Applying interdisciplinary theory in the care of Aboriginal women's mental health
Version of Record online: 29 JUN 2010
©2010 Blackwell Publishing
Journal of Psychiatric and Mental Health Nursing
Volume 17, Issue 9, pages 797–803, November 2010
How to Cite
GREEN, B. L. (2010), Applying interdisciplinary theory in the care of Aboriginal women's mental health. Journal of Psychiatric and Mental Health Nursing, 17: 797–803. doi: 10.1111/j.1365-2850.2010.01593.x
- Issue online: 29 JUN 2010
- Version of Record online: 29 JUN 2010
- Accepted for publication: 23 May 2010
- Aboriginal women;
- critical social theory;
- ecological systems theory;
- human becoming theory
- • Theoretical frameworks that are multidimensional provides a standpoint within nursing practice to acknowledge that such care requires the ability to recognize and tailor services to meet the needs of diverse individuals.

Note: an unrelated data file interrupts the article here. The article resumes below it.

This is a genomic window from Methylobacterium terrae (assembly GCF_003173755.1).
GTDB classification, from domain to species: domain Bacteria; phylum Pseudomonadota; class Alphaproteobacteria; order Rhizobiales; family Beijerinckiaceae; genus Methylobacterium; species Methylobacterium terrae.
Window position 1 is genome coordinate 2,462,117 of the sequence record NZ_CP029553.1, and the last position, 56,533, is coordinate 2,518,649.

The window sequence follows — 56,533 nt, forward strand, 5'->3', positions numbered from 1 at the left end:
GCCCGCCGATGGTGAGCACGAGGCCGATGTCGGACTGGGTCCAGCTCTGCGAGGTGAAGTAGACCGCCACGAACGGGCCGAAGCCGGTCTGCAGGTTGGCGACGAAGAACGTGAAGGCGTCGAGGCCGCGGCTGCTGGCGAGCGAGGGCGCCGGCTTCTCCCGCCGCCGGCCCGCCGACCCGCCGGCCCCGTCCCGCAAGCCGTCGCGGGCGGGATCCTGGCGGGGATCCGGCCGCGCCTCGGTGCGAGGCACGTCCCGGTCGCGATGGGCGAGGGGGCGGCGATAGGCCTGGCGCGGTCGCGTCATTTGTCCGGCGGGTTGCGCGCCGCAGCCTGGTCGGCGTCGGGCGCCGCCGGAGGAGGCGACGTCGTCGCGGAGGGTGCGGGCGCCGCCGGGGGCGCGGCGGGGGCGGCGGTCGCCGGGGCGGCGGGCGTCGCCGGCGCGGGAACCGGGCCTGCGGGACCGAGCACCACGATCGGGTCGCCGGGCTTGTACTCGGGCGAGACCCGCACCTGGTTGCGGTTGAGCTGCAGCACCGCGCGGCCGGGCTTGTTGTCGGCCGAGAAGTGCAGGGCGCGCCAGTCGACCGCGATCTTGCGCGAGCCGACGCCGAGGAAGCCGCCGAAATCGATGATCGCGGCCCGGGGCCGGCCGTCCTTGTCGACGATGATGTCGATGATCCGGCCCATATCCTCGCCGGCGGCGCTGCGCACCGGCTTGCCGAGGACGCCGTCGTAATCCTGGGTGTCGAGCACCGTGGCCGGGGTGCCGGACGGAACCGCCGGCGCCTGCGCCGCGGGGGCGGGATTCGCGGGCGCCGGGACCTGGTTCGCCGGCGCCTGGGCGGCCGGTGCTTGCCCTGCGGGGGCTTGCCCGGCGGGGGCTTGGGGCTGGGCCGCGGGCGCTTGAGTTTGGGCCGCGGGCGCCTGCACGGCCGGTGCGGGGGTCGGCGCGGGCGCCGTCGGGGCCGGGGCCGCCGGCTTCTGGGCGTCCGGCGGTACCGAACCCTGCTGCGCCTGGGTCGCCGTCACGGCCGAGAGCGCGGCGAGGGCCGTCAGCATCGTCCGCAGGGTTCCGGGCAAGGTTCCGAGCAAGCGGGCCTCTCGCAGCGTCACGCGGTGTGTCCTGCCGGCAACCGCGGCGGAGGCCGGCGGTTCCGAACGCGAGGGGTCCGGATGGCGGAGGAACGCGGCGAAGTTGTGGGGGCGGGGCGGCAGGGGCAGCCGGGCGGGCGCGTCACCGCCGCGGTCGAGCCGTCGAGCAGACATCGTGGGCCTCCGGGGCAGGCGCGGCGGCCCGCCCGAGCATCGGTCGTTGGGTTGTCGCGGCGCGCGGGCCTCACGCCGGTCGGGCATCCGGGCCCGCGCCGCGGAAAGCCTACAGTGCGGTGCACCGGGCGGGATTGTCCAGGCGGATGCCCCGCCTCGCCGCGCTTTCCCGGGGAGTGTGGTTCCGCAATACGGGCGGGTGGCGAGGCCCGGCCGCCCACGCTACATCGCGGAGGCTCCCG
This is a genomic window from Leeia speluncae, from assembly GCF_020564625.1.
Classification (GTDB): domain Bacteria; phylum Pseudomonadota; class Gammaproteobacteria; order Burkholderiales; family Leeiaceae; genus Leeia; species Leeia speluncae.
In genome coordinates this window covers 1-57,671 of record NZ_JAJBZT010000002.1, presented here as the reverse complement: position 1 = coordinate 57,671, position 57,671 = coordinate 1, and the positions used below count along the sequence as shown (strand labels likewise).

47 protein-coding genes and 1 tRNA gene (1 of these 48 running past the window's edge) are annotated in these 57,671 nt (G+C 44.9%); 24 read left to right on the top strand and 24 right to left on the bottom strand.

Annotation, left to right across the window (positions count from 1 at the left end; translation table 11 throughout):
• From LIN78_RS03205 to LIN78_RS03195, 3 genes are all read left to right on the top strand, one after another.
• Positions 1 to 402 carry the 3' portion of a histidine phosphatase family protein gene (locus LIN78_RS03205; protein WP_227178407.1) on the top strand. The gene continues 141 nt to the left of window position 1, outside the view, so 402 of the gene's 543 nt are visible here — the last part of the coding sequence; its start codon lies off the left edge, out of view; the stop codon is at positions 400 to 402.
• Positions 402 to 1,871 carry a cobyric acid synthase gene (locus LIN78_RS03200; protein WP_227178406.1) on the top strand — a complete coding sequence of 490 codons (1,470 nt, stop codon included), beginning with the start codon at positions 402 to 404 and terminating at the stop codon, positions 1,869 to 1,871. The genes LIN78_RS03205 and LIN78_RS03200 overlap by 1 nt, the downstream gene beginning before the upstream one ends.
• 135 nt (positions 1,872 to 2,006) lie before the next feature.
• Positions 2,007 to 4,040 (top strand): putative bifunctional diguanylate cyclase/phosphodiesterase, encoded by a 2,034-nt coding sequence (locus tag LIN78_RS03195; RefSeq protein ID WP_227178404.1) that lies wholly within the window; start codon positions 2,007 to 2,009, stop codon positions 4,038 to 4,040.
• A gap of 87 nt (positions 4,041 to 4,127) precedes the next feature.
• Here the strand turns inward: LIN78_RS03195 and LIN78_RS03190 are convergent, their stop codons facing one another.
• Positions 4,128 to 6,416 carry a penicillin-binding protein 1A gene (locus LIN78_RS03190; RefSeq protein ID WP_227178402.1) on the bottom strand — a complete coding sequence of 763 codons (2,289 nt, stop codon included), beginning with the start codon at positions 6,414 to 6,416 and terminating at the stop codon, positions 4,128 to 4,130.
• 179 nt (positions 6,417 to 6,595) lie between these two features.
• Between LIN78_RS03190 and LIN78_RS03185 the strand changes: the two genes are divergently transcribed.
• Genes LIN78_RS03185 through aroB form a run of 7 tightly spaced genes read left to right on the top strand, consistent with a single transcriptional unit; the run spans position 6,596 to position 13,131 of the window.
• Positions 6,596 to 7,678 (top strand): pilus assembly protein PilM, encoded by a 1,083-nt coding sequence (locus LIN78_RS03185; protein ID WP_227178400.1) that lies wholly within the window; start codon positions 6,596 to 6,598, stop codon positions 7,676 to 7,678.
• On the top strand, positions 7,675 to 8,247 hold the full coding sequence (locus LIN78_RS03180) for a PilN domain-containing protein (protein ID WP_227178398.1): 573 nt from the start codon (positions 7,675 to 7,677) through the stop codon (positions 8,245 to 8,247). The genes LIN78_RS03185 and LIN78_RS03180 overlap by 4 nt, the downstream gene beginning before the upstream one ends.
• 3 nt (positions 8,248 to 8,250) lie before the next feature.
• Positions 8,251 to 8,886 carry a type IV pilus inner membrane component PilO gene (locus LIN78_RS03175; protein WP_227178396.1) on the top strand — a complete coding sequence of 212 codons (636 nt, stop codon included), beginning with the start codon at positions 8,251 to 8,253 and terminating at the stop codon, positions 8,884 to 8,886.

- • Theoretical praxis advocate for a type of raised consciousness that regards how social structures operate to oppress some members of society while systematically privileging others.
- • It is through critical praxis that action can be mitigated to examine the existing social realities for Aboriginal women and serve to reduce these inequities.
This paper describes theories from various disciplines that are useful in conceptualizing and reflecting on the mental health of Aboriginal women. Critical social theory (sociology), Parse's human becoming theory (nursing) and ecological systems theory (developmental psychology) are considered valuable theories that aid in nursing praxis. These papers discuss how these different theoretical approaches are beneficial for achieving different goals and therefore provide important foundational underpinnings to challenging traditional assumptions that effect human behaviour and practice.